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Monster features guest appearances by Bon Iver, Jay-Z, Nicki Minaj, and Rick Ross. The lyrics are well out-paced by the shocking video, which is replete with dead and dismembered bodies, zombies feasting on the dead, and artists using body parts as props.
Regardless of the imagery on the video, West’s album, which was released late in the year, has received extraordinary critical acclaim, and is considered to be one of the best albums of 2010, regardless of genre. In terms of rap music, the album has outdone Sir Lucious Left Foot: The Son of Chico Dusty, Big Boi’s 2010 critical heavy hitter prior to West’s release.
How big of a role does Monster play in the critical acclaim for the album? It’s hard to say but clearly the artist is making a statement with the video that the lyrics don’t already make. Monster is a collaborative effort among rappers who want to find out who’s the best, dead or alive.
It’s a great question and one that might just still be open. There are a lot of talented new rappers out there who have yet to hit the big scene. Plenty of interesting work is being done by rappers who are just defining themselves as artists and performers. If you fall into this category, one of the tools you need to know about is Sonic Producer.
Sonic Producer is a great software package available for either the Mac or PC that can help you mix up your best rap beats. You’ll get thousands of royalty-free samples to work with and video tutorials that will show you how to make a beat that people can’t get enough of.
Sonic Producer is a great way to start out. You get professional sounding recordings that you mix yourself. You don’t need any additional equipment because Sonic Producer gives you everything you need, and you can export your best rap beats to MP3. Give them to your friends, share them or get them into the club scene through your favorite DJ. Download your copy of Sonic Producer today and get to work on your music career in 2011!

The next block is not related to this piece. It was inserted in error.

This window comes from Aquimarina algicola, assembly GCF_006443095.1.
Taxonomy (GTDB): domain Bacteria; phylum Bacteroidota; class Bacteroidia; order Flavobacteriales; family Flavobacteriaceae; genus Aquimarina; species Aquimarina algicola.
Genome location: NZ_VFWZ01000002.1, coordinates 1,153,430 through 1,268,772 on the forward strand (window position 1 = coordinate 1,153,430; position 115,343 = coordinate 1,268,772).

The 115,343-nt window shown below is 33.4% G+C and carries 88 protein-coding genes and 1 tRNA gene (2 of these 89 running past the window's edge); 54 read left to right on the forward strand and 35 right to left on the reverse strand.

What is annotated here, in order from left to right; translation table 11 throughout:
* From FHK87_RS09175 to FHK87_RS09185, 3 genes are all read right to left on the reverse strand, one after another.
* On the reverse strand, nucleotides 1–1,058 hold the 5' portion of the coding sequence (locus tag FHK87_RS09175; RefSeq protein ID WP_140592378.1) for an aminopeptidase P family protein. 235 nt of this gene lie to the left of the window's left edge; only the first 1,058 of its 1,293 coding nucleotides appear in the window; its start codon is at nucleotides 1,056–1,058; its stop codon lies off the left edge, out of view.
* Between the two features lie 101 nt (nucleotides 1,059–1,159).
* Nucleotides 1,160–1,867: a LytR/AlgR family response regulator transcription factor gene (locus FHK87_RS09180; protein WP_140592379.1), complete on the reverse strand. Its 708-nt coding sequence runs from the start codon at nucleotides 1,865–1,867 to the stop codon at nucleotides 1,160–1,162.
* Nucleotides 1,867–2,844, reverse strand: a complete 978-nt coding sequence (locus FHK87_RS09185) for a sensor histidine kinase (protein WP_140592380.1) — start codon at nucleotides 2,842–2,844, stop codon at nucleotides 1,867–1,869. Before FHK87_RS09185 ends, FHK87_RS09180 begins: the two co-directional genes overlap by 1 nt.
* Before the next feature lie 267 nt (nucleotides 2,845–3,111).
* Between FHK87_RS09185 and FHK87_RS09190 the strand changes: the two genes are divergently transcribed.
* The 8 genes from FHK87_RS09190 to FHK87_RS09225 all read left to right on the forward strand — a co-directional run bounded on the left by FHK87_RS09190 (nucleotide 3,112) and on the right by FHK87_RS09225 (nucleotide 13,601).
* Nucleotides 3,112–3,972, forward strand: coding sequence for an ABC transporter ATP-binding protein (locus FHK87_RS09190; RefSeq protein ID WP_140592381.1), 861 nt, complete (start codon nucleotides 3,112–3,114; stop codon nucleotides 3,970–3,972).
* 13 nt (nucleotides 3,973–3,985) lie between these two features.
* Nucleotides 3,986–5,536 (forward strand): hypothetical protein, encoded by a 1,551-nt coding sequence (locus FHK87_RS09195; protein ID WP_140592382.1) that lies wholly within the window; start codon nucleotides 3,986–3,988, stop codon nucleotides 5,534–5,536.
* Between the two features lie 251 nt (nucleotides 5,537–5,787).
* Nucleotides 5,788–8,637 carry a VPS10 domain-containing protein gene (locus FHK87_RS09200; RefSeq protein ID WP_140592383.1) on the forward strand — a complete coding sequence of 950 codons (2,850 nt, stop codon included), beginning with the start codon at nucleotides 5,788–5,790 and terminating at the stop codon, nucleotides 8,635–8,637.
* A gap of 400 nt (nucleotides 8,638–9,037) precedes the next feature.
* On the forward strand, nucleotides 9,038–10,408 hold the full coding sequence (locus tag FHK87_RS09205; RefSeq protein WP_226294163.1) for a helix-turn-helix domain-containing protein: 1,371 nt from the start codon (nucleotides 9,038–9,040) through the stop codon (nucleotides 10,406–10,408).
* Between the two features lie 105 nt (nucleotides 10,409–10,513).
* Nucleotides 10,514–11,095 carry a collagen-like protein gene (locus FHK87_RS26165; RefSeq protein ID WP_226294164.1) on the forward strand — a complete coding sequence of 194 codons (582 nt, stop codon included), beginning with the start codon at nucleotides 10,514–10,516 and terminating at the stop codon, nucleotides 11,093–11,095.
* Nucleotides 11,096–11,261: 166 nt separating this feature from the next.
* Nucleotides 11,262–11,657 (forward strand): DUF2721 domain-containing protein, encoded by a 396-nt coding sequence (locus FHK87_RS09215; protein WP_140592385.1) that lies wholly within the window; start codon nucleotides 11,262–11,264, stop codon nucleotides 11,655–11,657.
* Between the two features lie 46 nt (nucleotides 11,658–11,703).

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Eminem gets straight to the point in Syllables. The song starts out with Eminem saying “It is not about lyrics anymore! It’s about a hot beat and a catchy hook!” Later Jay-Z complains “All we know is the chorus because the chorus repeats the same four words for us.”
The group takes no prisoners in the wide-ranging, if unexpected, song. The beat is deliberate and slow, but at the same time the group make their point about the state of today’s hip-hop. It’s possible that the artists are losing their ability to relate to the incoming hip-hop audience, who has little in common with artists who have done and seen it all for the past two decades.
Is there more to a great hip-hop record than the beat? The biggest hits are “club-friendly,” which means they have a lot of synthesized sound and a hard beat. Lyrics don’t mean a lot because audiences don’t go to the club to sing or ponder the meaning of life; they go to the clubs to dance. And dancing doesn’t require much thought.
Is there a place for the hard-core hip-hop artist today? If Eminem and Jay-Z’s monster sellout “Home and Home” Tour is any indication, these guys have nothing to worry about just yet. They can still reach the audiences who value more than a hot beat and a catchy hook.
Most of these artists do more than make hip-hop music. In fact, few make hip-hop their primary passion. Eminem is most likely to be considered a “pure” hip-hop artist, and he’s been making the rounds on just about every album these days. Jay-Z has much more going on than making his own music, as do Dr. Dre and 50 Cent. (Anyone remember 50 Cent’s shocking weight loss for the film “Things Fall Apart?”
In some ways, inattention to the genre by its primary artists has played a major role in the evolution of hip-hop music. Rap beats are undeniably part of the program, but the mice will play when the major artists are away. Do these heavy hitters plan a major hip-hop revival? Dr. Dre says his current album will be his last. Eminem is coming down off of a monster success with Recovery. Jay-Z always has a million things going on.
If someone is planning to revive hip-hop in a way that would make its founders proud, someone’s going to have to step up to the mic. Will it be you?